Parts of the south in the United States are known for a kind of country music called bluegrass. And there is one instrument that is an important part of the bluegrass sound.
The banjo is a truly American instrument. It was brought to the United States by African slaves and then was adopted by people of the south to create their country music.
"Really, the banjo is the American instrument and it was made by both black and white cultures [that] came together to produce this instrument."
That is Christian Stanfield. He and his teacher, Tom George, have made the complex art of banjo making their lifetime project.
It began decades ago when Stanfield moved from Washington, D.C. to Memphis, Tennessee. He went to a dance party that featured folk music and the banjo. He says as soon as he heard the banjo, he fell in love. He borrowed one from a banjo player and got some good advice on where to buy one.
"I fell in love with the banjo, I really wanted to learn that new instrument. So I borrowed a banjo from him for two or three months and when I was ready to get a banjo of my own, he recommended Tommy to me. He said, you know, don't buy a banjo on the Internet or in the store. There's a guy in Fayette County, [Tennessee] who builds them!"
That man was Tom George -- one of the best-known banjo makers in the U.S.
"I just like to make things -- woodwork and banjos, furniture ... whatever!"
Tom George knows a true banjo-lover when he sees one. So, when Stanfield asked to become his student, George quickly agreed. He taught Stanfield his banjo-making secrets ... after dinner, of course!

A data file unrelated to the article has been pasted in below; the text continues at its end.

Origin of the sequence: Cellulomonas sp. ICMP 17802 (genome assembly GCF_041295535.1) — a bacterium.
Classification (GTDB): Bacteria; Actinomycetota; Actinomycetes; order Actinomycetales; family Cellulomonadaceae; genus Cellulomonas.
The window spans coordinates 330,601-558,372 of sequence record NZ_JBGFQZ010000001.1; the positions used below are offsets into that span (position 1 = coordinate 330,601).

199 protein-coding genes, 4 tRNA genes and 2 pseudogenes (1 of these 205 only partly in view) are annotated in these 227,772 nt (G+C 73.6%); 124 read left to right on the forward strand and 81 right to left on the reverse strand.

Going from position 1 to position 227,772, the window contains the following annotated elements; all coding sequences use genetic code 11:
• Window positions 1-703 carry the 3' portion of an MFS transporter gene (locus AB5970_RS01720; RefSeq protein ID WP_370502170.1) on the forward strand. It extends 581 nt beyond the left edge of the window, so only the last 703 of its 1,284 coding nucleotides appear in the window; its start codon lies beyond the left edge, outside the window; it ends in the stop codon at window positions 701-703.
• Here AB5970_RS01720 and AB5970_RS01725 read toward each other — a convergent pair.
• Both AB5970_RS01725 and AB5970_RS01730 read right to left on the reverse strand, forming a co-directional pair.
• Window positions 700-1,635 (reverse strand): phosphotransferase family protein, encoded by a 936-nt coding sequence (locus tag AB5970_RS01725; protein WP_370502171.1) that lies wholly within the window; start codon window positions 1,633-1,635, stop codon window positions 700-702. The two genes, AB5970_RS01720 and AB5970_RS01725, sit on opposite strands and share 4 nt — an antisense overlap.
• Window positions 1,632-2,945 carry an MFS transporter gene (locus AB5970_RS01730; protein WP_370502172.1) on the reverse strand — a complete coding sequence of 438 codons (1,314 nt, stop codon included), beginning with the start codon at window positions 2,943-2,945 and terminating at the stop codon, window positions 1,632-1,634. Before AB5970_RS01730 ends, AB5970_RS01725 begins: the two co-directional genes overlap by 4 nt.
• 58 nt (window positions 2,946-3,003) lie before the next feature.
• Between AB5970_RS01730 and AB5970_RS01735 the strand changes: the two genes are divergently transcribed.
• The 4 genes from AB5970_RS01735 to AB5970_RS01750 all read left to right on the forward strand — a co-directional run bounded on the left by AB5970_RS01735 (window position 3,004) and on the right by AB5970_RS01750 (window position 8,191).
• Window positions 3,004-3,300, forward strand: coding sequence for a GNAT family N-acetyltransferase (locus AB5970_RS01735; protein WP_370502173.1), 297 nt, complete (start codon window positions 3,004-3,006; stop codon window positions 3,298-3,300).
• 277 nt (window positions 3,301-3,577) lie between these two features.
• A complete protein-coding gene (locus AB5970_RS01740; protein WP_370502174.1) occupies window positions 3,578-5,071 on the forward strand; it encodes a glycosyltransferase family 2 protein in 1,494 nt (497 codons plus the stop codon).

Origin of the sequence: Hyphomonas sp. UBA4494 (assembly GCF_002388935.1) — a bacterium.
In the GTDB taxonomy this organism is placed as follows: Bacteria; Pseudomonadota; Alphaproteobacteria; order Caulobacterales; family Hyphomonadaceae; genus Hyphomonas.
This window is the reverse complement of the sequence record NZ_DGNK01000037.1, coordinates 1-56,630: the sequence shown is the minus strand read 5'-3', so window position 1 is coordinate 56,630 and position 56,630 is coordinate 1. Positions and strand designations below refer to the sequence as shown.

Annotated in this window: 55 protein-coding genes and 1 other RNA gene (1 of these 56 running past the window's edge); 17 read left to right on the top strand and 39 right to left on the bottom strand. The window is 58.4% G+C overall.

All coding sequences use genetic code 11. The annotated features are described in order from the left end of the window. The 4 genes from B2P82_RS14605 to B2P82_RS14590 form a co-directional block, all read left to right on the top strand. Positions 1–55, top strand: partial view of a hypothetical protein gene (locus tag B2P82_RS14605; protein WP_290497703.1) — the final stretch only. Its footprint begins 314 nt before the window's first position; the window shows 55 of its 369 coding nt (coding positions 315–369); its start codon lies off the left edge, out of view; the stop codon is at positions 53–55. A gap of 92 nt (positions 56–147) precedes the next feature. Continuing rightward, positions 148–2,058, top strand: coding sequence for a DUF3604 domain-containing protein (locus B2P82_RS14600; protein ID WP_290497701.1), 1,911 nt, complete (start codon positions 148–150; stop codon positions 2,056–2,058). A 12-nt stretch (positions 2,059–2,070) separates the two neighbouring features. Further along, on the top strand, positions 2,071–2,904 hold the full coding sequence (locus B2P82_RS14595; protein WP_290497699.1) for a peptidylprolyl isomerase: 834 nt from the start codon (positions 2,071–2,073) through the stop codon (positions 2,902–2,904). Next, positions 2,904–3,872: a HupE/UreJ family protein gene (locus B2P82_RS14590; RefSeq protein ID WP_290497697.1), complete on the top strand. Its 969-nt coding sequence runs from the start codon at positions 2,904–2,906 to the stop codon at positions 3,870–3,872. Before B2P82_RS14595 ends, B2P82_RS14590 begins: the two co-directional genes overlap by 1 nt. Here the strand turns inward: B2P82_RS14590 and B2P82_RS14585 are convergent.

"I would come over and his wife would cook dinner. And we would eat dinner and then we would go out in the shop and work for a couple of hours. And in three months I had a banjo that I had made myself."
Tom George, however, did not have a teacher. He taught himself how to build banjos.
"I wanted a banjo when I was a teenager, so I mowed yards around my neighborhood to raise money and I bought a banjo. The one that I bought, which wasn't very good, and I said maybe I can improve it, so I started trying to improve that one... "
Today, George and Stanfield have a banjo-making workshop, an hour's drive from Memphis, Tennessee. Visitors can tour their shop and see the hundreds of small parts that all come together to make the finished banjo. The two men make everything by hand. So, it is not surprising that it takes around 4 to 6 months to make one banjo.
The banjo has two distinct parts: the round part and the straight part.
"There are two distinct parts. There's the round part and you have the straight part. And they're made separately."
The round part -- the body of the banjo -- is made of wood bent around a form to give the instrument its round shape.
Stanfield explains that part of the process.
"I will re-saw it into smaller pieces like this. And I'll put it in a steam box and the steam will make it very soft. And then I will put it in this form and it will actually be able to bend without breaking, it'll bend around this ..."
After the banjo is finished, Tom George carefully wipes it clean. It is ready to be played. And then the team can do the other thing they love to do -- play the banjo.
I'm Anna Matteo.
Lesia Bakalets reported this story in Memphis, Tennessee for VOA News. Anna Matteo adapted it for Learning English. Hai Do was the editor.